Photo Credit: Jewish Press

Dear Mrs. Bluth,

I am truly at a loss for where to begin. These last five months have been so traumatic for my family that it’s nearly impossible to even share. I hope you will be able to make sense from my words.

Advertisement

We are a yeshivish family, and my husband and I did our best to raise our five children bederech hayashor, not exposing them to the tarfus of electronics, secular ideas or literature and making sure their friends were of the same ilk. For the most part, we were successful. Four of our children are married and raising beautiful Torah families. It is with our youngest child, a son, whom we seemed to have failed in every way.

Shmuley was always a difficult child, and from the outset, always butted heads with my husband, myself and his rabbeim and teachers. We were called down to the principal’s office to bail him on a consistent basis and there were even instances when he was suspended for smoking or bringing in contraband material. We were at a loss for how to handle him and he changed yeshivas very often. When he was seventeen, Shmuley ran away from home. We had no idea where to look for him. He left most of his belongings, including his tefillin, which devastated us because it said he was leaving his Yiddishkeit behind as well. After many days and weeks of searching for him, we decided to leave it all in Hashem’s hands with a tefillah that He would watch over our son wherever he was. And so we stopped looking for him, talking about him, even thinking about him, as it had become too painful to do so. This took place five years ago.

Just before this past Pesach, there came a knock on the door and my husband went to answer it. I heard my husband scream and ran to him thinking he must have tripped. I stopped in my tracks just as I got to the door, thankful that my husband was still upright but holding on to the wall for support and white as a sheet.

When I looked at the man standing in the doorway, I almost fainted myself.  There stood Shmuley, a fully-grown man with a beard, payes and flowing tzitzis, and behind him stood a young woman. Once we were able to collect ourselves, we welcomed them into our house and after much embracing and many tears, Shmuley explained why he left and the depth of his pain and the guilt he carried for making our lives so hard. He begged our mechilah and explained that he had lived in the streets after leaving home until a young rabbi found him and took him in. Eventually he managed to make enough money to travel to Eretz Yisroel, where he went to yeshiva and turned his life around. He introduced the young woman as Chedvah, his wife of eight months, who like him, had also been a runaway and lived in a woman’s home for abandoned children. She was six months pregnant with their first child.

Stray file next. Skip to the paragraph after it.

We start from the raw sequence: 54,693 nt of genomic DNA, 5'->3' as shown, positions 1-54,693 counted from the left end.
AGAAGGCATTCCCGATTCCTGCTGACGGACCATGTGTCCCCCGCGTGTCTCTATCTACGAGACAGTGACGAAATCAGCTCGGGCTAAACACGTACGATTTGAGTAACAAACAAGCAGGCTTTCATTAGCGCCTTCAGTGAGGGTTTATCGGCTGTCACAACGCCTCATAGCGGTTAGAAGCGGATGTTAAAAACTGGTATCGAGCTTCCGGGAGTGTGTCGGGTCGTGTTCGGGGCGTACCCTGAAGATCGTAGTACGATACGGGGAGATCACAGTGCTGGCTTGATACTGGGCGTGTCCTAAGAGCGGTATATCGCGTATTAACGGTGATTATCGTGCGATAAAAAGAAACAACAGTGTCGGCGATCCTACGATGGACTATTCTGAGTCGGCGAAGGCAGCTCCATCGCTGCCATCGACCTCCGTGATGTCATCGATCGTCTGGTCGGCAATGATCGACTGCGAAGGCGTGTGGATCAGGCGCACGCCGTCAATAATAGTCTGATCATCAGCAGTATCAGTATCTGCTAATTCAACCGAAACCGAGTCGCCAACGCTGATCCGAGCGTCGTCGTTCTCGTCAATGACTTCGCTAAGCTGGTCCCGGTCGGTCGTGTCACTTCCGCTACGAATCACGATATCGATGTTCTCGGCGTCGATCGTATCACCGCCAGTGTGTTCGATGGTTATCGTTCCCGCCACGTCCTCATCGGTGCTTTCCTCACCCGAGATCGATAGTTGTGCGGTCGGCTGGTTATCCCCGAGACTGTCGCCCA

Needless to say, our simcha knew no bounds and this past Pesach was the most joyous one ever. We welcomed Shmuley home with a seudas hoda’ah and Chedvah became like our own daughter. A few weeks ago, their baby daughter was born and the joy and light this little one brought into our lives was amazing. I helped Chedvah with the baby and she looked to me for love and support, which I gave freely and easily as I had grown to love her. But something was bothering me and I don’t know what to do about it. I keep thinking about another set of grandparents who have no idea that they have a new granddaughter. This thought is heavy on my mind and when I asked Chedvah if I should try to reach out to them, she looked terrified and begged me to absolutely never get in touch with them. When I saw the terror in her eyes I promised her I would never bring it up again. But still, the unfairness of it does not leave me. I keep wondering how I would feel, having a grandchild I knew nothing about because this information was withheld from me.

Please tell me how to deal with this burden. Should I break my word and go behind Chedvah’s back and try to find and inform her parents of the birth, or should I butt out, hold my tongue and pretend they don’t exist?

 

 

Dear Friend,

Mazel tov upon the return home of your long, lost son, mazel tov upon his marriage and mazel tov upon the birth of your granddaughter. May each simcha lead to another one and may all your dark days of searching for your son be erased from your memory. Immerse yourself in the joy of your returned son, the addition of his wife, who has become as a daughter to you and now, the arrival of their child that brings with her joy and healing for the pain that all have suffered to get to this day.

You have given Chedvah your word to keep her secret, do you really want to chance losing her trust by going over her head and doing what YOU want? There may well be a very good reason why she wishes to keep this news of herself and her family away from her parents. Perhaps she ran away from home because they were abusive or clueless to her pain, oblivious to her needs or cold and indifferent to her existence and disappearance. I’m sure she has shared with Shmuley, her husband, why she chose to cut her parents from her life and it certainly is not your place to assume the responsibility of reconciling them. If anyone should approach her parents for any reason, it should be Shmuley, as her husband it is his responsibility to do what is right for his family. You have no place in that, unless you want to start a new war.

Revel in the joy of reuniting with your son, the love of a daughter-in-law who has adopted you to replace her absentee parents and the gift they have given you in the form of your granddaughter. Please forget your desire to “do the right thing” and just do what you promised, and keep silent on this issue.

Advertisement

Loading Facebook Comments ...